But then it’s not everyday you encounter such an innovative drinks producer like Lough Ree Distillery.

Mike Clancy from Lough Ree entertained us with a highly informative talk & introduction to 5 of the companies offerings.

We kicked off with Bart’s – the company’s core Irish Whiskey blend – which I’ve always found very attractive. Read my blog here.

The Dead Centre collaborative Single Malt Whiskey duo were equally well received – with No1 just winning it for me in this 2nd tasting. Read my original thoughts here.

The limited release Bethlehem Bridge Series Single Grain Whiskey proved to be a favourite all round with it’s rich, deep & dark flavours captivating the audience.

Image courtesy Celtic Whiskey Shop

The final spirit was introduced blind.

I began with fresh citrus, another added smokiness, more enjoyed the smooth yet drying mouthfeel topped off with a slight spicy tingling.

Somewhat surprised to learn this was a vodka infused with Irish peat!

Such an entertaining, easy & enjoyable tipple to round up an excellent showcase for all the exciting developments at Lough Ree Distillery.

Sláinte

Lough Ree Distillery website here.

Dead Centre website here.

Kinsale Spirits Co, The Triumvirate, Blend, Single Grain & Single Malt, 40% to 43%, Irish Whiskey

I previously tried this attractive trio – blog here – but now they’ve appeared in an eye-catching miniature set complete with historical stories regarding the Earls portrayed & tasting notes on the whiskeys too – I thought I’d give them another go!

Red Earl, Blended Irish Whiskey, 40%

Triple casked, finished in Rioja casks. This light brown blend has a gentle aroma of soft dark fruits. The palate is quite soft yet there’s a delightful fruit bomb on the finish. An added prickly spice livens up the finish.

A very pleasant offering.

Great Earl, Single Grain Irish Whiskey, 40%

Triple casked, finished in Sangiovese casks. Not come across that wine before! Slightly paler in colour. Finding the nose more expressive than the blend – richer & more redolent. A lovely sweet grainy appeal on the palate slowly develops into a punchier finish.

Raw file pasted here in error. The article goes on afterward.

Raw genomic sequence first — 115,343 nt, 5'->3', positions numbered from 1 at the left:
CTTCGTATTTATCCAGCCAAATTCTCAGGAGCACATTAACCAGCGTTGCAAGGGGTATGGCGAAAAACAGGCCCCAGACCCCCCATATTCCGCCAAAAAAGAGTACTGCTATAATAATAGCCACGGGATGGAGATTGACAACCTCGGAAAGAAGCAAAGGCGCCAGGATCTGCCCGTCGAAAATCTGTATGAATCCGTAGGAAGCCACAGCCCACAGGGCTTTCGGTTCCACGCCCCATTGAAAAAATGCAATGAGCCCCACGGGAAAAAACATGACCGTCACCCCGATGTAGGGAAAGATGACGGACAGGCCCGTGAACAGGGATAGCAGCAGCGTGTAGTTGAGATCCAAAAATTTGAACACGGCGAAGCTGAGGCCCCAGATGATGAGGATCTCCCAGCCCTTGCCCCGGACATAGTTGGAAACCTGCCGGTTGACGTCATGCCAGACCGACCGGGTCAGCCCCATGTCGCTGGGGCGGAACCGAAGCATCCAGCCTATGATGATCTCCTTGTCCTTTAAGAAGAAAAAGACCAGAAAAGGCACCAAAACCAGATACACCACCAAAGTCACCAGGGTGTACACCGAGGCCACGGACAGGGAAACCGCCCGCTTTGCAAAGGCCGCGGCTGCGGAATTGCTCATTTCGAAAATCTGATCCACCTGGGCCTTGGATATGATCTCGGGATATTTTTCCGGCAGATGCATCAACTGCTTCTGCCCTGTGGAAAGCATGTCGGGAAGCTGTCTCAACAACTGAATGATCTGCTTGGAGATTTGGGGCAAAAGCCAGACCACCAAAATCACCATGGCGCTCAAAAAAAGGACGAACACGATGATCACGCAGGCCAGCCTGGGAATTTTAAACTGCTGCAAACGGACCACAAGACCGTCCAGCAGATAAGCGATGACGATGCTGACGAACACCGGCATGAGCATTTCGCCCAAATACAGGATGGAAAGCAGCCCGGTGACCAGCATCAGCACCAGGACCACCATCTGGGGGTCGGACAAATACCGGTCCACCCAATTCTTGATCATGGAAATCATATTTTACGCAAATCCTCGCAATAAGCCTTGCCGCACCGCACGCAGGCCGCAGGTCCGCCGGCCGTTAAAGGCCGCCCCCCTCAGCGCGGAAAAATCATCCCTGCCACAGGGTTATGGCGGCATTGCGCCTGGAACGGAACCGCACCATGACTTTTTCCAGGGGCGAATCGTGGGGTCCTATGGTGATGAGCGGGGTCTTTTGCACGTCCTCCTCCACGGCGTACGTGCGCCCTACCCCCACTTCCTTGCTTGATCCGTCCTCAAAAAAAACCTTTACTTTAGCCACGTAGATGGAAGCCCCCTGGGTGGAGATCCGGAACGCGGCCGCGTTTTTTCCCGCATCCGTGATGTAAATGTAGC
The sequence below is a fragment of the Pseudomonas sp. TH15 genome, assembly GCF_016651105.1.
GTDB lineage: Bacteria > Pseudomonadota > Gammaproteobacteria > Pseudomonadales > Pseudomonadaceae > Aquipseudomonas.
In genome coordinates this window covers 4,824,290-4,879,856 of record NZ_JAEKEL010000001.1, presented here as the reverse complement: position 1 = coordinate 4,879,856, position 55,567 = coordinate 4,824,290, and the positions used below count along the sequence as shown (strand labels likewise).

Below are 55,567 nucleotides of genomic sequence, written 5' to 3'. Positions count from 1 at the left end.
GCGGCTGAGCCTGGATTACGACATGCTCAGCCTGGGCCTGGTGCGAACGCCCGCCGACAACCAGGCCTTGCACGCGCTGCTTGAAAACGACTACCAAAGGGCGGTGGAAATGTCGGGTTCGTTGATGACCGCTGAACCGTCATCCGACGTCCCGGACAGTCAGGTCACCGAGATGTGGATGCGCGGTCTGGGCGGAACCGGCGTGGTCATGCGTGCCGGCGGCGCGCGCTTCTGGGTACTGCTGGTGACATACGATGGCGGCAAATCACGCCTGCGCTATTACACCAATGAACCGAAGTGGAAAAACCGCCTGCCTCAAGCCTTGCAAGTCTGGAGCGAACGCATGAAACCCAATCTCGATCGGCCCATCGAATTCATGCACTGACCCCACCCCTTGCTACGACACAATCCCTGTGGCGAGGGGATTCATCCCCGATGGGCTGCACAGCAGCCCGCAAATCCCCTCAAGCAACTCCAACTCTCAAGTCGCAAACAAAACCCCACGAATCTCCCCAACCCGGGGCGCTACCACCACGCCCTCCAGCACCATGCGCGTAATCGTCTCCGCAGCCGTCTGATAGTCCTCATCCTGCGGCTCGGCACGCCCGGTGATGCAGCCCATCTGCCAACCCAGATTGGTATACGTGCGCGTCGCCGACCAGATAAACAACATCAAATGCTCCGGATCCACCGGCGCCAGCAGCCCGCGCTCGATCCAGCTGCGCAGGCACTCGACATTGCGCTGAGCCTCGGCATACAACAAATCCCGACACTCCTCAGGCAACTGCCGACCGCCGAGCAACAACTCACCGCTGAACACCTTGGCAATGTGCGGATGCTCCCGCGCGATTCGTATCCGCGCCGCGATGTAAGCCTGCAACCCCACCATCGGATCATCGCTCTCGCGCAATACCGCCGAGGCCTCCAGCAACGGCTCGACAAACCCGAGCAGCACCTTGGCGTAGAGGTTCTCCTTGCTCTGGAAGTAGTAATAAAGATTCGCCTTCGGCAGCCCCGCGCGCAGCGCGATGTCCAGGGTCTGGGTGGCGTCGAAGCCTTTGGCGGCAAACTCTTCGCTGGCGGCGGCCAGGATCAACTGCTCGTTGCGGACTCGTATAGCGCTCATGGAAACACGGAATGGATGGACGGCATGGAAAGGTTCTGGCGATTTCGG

Liking this one!

Spanish Earl, Single Malt Irish Whiskey, 43%

Triple casked, finished in Stout casks. Upping the game with a few extra ABV! A darker shade of straw. Finding the nose a tad muted – but darker & heavier when it does appear. Very smooth & silky palate. The stout cask flavours emerge with dark toffee & burnt toast notes.

Vey attractive.

Thoughts

A terrific trio!

It’s actually hard to pick a favourite from these well presented whiskeys. All lean towards a sweet wine cask finished style with the malt introducing darker stout elements. On this occasion Spanish Earl won me over. What it lost on the nose was more than compensated by a rich finish.

Olé

Kinsale Spirits Co website here.

All images authors own.

Whiskey & Philosophy, Editors Fritz Allhoff & Marcus P Adams

Wow!

I’ve never read a whiskey book like this before.

Authors from differing disciplines were invited to submit essays on varying aspects relating to whiskey.

The results are highly entertaining, thought provoking and at times – challenging.

Can you apply Hegelian thought, Aristotle virtue, the philosophy of Dualism, Buddhism or plain old group think & social cohesion to tasting a whiskey?

It’s all in the mix of this publication.

Why do you like one whiskey over another?

Is taste malleable?

Does knowing the master blender, visiting the distillery, being part of the clan, liking the manufacturing techniques, agreeing with the sustainable policies, bottle design, price point all alter our experience of drinking whiskey?

I certainly have my views of the above – and they’ve been further enlightened by the discourse within the pages of this book.

Whiskey & Philosophy is a bold publication full of complexity & rich depth. The diverse elements combine elegantly giving creative excitement to this blended entity.

Highly recommended!

Sláinte

Musings on the Sazerac take-over of Lough Gill Distillery, Co Sligo, Ireland

Great News

Lough Gill Distillery c/oTheSpiritsBusiness

First off – Sazerac taking over Lough Gill Distillery in the wonderful scenery of County Sligo, Ireland is fantastic news for Irish Whiskey as a whole.

It shows the confidence a large international player has in the future potential of Irish Whiskey for them to lay down roots & invest in that future.

Paddy Whiskey c/othewhiskeynut

Celebrity Brands

I’ve read a lot of guff about Celebrity Brands – a lot of it negative – yet any company not involved in Celebrity Brands at the moment is missing out on the current zeitgeist that’s witnessing massive growth in the category.

Interestingly both Paddy & Michael Collins Irish Whiskey are Celebrity Brands.